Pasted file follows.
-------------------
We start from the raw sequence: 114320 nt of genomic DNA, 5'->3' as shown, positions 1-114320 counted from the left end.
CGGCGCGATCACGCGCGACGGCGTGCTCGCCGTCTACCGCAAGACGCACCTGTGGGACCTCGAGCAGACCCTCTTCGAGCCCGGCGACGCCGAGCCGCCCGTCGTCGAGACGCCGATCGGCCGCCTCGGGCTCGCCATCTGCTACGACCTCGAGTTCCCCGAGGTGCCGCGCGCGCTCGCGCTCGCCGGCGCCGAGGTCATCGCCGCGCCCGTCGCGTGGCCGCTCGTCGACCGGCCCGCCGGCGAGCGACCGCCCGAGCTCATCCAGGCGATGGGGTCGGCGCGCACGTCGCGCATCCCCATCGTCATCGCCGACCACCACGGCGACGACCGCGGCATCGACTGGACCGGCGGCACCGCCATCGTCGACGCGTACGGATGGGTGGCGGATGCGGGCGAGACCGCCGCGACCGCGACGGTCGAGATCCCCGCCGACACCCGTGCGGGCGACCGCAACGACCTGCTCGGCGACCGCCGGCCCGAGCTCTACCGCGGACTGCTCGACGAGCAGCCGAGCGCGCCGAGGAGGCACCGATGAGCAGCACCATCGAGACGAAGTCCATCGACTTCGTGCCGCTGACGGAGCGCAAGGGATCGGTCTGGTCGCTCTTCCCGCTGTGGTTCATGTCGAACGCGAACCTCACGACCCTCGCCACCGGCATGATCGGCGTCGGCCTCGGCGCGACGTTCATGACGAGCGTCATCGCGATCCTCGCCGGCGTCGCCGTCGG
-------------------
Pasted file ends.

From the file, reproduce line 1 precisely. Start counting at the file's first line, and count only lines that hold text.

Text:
We start from the raw sequence: 114320 nt of genomic DNA, 5'->3' as shown, positions 1-114320 counted from the left end.